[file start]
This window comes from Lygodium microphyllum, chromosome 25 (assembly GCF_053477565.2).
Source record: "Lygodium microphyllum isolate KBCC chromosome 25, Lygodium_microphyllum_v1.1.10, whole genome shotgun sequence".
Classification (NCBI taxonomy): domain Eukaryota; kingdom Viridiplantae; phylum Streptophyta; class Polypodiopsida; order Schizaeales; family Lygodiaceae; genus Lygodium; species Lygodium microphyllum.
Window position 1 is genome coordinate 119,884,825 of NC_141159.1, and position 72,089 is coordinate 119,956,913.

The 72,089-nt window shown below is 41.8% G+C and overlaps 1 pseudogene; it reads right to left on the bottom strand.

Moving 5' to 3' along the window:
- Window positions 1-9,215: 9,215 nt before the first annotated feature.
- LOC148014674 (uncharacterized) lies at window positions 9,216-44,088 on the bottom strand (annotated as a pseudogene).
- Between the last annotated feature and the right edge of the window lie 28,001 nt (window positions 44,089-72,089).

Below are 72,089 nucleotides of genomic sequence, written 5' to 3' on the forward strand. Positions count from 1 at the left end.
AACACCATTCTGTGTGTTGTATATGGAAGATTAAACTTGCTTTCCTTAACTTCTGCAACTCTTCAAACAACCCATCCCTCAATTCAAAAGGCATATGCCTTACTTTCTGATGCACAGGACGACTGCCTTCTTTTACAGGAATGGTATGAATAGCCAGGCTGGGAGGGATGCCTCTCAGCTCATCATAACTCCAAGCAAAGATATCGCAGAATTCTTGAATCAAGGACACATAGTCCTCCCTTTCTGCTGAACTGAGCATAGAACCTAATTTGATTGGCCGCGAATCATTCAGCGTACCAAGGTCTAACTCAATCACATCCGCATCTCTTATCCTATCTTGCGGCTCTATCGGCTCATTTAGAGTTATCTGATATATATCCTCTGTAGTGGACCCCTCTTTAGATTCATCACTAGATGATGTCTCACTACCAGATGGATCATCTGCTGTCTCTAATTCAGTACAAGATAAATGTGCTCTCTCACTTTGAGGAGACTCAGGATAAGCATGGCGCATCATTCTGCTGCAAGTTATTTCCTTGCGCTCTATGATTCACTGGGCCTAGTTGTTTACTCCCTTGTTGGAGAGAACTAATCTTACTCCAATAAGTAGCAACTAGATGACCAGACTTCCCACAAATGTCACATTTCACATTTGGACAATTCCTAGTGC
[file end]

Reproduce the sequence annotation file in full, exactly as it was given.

This window comes from Lygodium microphyllum, chromosome 25 (assembly GCF_053477565.2).
Source record: "Lygodium microphyllum isolate KBCC chromosome 25, Lygodium_microphyllum_v1.1.10, whole genome shotgun sequence".
Classification (NCBI taxonomy): domain Eukaryota; kingdom Viridiplantae; phylum Streptophyta; class Polypodiopsida; order Schizaeales; family Lygodiaceae; genus Lygodium; species Lygodium microphyllum.
Window position 1 is genome coordinate 119,884,825 of NC_141159.1, and position 72,089 is coordinate 119,956,913.

The 72,089-nt window shown below is 41.8% G+C and overlaps 1 pseudogene; it reads right to left on the bottom strand.

Moving 5' to 3' along the window:
- Window positions 1-9,215: 9,215 nt before the first annotated feature.
- LOC148014674 (uncharacterized) lies at window positions 9,216-44,088 on the bottom strand (annotated as a pseudogene).
- Between the last annotated feature and the right edge of the window lie 28,001 nt (window positions 44,089-72,089).

Below are 72,089 nucleotides of genomic sequence, written 5' to 3' on the forward strand. Positions count from 1 at the left end.
AACACCATTCTGTGTGTTGTATATGGAAGATTAAACTTGCTTTCCTTAACTTCTGCAACTCTTCAAACAACCCATCCCTCAATTCAAAAGGCATATGCCTTACTTTCTGATGCACAGGACGACTGCCTTCTTTTACAGGAATGGTATGAATAGCCAGGCTGGGAGGGATGCCTCTCAGCTCATCATAACTCCAAGCAAAGATATCGCAGAATTCTTGAATCAAGGACACATAGTCCTCCCTTTCTGCTGAACTGAGCATAGAACCTAATTTGATTGGCCGCGAATCATTCAGCGTACCAAGGTCTAACTCAATCACATCCGCATCTCTTATCCTATCTTGCGGCTCTATCGGCTCATTTAGAGTTATCTGATATATATCCTCTGTAGTGGACCCCTCTTTAGATTCATCACTAGATGATGTCTCACTACCAGATGGATCATCTGCTGTCTCTAATTCAGTACAAGATAAATGTGCTCTCTCACTTTGAGGAGACTCAGGATAAGCATGGCGCATCATTCTGCTGCAAGTTATTTCCTTGCGCTCTATGATTCACTGGGCCTAGTTGTTTACTCCCTTGTTGGAGAGAACTAATCTTACTCCAATAAGTAGCAACTAGATGACCAGACTTCCCACAAATGTCACATTTCACATTTGGACAATTCCTAGTGC